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Silver lining of shrinking economy: consumer spending up

Economic activity in the US plunged 6.1 percent in the first quarter of this year, but free-fall in consumer spending stopped.

By Staff Writer / April 29, 2009

Economic activity in America plunged again in the first quarter of the year, but positive signs in one key indicator – consumer spending – could foreshadow economic stability later this year.

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Overall, the nation’s output of goods and services declined at an annual rate of 6.1 percent in the period of January to March, according to preliminary numbers released Wednesday by the Commerce Department. That was almost as bad as the fourth quarter of last year, but the report showed a crucial difference.

Where consumer spending tanked in the fourth quarter, it held up in the most recent period with a 2.2 percent annualized gain.

That sign of resilience was punctuated earlier this week, as a separate survey released Tuesday showed a solid rise in consumer confidence.

The implication, many economists say, is that the second quarter should see a smaller drop in gross domestic product (GDP), with stabilization or modest growth improvement after that.

“Probably the worst is behind us in terms of rates of decline,” says Jay Bryson, an economist at Wachovia Corp. in Charlotte, N.C. “Certainly by the fourth quarter I would think you’re going to start getting some positive growth numbers.”

A US recession was already well under way by last fall, but it accelerated as turmoil in financial markets caused an unusually sharp pullback in consumer activity.

Consumer spending fell at a 3.8 percent pace in the third quarter and a 4.3 percent pace in the fourth quarter.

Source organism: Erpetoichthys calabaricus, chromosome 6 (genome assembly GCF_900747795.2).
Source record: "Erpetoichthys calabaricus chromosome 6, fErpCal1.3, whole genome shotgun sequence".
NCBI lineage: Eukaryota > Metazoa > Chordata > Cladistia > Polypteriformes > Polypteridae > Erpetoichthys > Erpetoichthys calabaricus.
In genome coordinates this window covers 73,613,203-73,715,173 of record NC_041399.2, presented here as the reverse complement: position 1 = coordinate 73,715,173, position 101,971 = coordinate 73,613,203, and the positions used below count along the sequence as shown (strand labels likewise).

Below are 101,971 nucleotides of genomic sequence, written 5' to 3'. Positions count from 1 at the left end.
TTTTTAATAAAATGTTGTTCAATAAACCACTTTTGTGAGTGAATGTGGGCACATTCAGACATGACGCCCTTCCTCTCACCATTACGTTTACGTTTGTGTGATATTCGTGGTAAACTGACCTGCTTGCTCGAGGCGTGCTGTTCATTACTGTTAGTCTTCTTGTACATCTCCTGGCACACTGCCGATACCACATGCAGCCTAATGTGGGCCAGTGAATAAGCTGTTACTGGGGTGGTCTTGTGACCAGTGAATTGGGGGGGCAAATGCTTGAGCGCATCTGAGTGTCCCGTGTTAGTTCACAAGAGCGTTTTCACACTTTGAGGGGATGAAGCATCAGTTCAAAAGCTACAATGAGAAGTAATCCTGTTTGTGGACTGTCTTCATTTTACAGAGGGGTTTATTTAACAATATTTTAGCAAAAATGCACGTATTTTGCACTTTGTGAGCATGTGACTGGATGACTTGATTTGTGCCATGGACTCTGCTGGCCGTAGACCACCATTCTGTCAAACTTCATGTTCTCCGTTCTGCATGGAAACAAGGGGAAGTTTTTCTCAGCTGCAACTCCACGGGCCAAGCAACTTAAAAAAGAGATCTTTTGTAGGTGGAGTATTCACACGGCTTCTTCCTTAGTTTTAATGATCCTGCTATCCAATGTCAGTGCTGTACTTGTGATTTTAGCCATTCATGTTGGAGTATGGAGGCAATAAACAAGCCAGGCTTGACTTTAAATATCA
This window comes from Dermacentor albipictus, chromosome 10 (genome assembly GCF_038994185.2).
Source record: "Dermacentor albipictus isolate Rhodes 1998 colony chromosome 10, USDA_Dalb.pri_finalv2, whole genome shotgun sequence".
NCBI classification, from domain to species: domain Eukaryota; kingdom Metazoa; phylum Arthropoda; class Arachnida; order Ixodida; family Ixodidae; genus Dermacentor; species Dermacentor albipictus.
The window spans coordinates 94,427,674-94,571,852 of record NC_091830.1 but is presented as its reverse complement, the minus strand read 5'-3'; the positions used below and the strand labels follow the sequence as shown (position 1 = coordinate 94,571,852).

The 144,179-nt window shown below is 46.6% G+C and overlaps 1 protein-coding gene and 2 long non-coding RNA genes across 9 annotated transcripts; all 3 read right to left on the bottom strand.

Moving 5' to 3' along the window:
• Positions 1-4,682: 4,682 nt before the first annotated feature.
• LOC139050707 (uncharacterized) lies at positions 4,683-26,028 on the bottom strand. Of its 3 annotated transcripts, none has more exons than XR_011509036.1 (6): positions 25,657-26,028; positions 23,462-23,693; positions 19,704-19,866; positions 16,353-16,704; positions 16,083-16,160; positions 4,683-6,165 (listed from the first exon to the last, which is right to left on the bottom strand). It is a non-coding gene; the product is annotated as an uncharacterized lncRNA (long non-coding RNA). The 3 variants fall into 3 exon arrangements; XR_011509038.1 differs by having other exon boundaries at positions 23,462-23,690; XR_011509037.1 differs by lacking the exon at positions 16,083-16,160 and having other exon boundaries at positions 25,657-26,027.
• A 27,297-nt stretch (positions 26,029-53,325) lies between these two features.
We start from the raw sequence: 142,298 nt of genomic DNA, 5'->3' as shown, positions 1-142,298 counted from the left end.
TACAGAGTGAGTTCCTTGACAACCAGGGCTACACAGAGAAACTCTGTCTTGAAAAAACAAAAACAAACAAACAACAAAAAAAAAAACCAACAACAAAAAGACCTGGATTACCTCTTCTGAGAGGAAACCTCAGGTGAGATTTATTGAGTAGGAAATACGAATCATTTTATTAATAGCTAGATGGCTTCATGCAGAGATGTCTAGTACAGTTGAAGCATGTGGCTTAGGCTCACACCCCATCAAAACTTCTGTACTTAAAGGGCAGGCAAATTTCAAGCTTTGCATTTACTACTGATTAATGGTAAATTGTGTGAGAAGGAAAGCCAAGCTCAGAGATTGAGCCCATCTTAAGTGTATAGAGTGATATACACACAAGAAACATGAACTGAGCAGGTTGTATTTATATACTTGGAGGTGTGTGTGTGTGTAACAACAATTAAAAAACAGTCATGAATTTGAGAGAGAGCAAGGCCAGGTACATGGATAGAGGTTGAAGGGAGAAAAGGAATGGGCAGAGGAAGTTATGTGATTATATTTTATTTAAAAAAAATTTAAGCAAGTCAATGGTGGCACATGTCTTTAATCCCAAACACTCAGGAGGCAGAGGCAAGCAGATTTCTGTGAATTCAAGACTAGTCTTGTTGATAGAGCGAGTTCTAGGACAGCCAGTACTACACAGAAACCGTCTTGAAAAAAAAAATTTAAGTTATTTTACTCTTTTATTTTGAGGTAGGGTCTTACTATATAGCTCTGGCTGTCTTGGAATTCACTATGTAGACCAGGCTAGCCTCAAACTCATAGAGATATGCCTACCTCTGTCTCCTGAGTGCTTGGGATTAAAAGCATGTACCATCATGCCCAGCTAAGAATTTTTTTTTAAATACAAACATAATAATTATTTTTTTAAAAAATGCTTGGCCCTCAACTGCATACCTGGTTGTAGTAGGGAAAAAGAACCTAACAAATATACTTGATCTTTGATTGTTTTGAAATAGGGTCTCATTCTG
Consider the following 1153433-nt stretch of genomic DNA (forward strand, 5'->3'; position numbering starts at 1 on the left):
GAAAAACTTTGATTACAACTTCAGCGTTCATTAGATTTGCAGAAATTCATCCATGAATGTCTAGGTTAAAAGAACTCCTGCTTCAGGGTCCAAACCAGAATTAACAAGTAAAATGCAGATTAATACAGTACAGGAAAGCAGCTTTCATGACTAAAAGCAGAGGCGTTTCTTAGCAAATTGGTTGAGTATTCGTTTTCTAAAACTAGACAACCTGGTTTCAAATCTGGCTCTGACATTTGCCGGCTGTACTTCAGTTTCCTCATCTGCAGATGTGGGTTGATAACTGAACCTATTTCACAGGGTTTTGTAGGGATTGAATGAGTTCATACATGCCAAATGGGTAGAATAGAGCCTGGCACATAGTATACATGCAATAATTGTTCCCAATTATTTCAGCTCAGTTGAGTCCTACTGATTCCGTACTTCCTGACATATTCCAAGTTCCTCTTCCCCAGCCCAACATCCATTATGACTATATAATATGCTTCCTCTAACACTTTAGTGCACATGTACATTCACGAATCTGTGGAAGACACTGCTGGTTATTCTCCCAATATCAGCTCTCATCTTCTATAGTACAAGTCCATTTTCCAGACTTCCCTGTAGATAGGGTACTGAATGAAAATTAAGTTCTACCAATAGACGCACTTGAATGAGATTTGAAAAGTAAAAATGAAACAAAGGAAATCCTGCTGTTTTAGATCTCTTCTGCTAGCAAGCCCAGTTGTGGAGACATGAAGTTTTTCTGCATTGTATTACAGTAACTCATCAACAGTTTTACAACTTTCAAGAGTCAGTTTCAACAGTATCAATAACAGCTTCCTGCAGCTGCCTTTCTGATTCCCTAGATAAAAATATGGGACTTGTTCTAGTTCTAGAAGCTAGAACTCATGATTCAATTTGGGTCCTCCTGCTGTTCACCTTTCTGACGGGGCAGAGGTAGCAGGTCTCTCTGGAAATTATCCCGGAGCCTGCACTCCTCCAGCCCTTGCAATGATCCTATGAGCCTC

Since consumer spending represents about two-thirds of GDP, the turnaround so far this year could signal a welcome transition for the whole economy out of panic mode.

It’s not that Americans are going hog-wild for new houses or Harley Davidsons, however. In the first quarter, shoppers were buying goods at a pace that was still down when measured against the beginning of 2008.

But, compared to the previous quarter, their spending rose at an annual rate of above 2 percent.

“Perhaps that’s starting to stabilize,” Mr. Bryson says. “It all really depends, at the end of the day, on what happens to real disposable income.”

Rising unemployment rates represent a hit to personal incomes, but Bryson notes that spending power is being buoyed now by modest new tax cuts and cooler inflation. Falling energy prices acted as a kind of income boost for the first quarter of 2009, for example.

Barring a new hit to the economy (he cites the current need to control swine flu), Bryson expects that consumer spending will continue to rise this year and next, albeit at a more temperate pace such as 1 percent.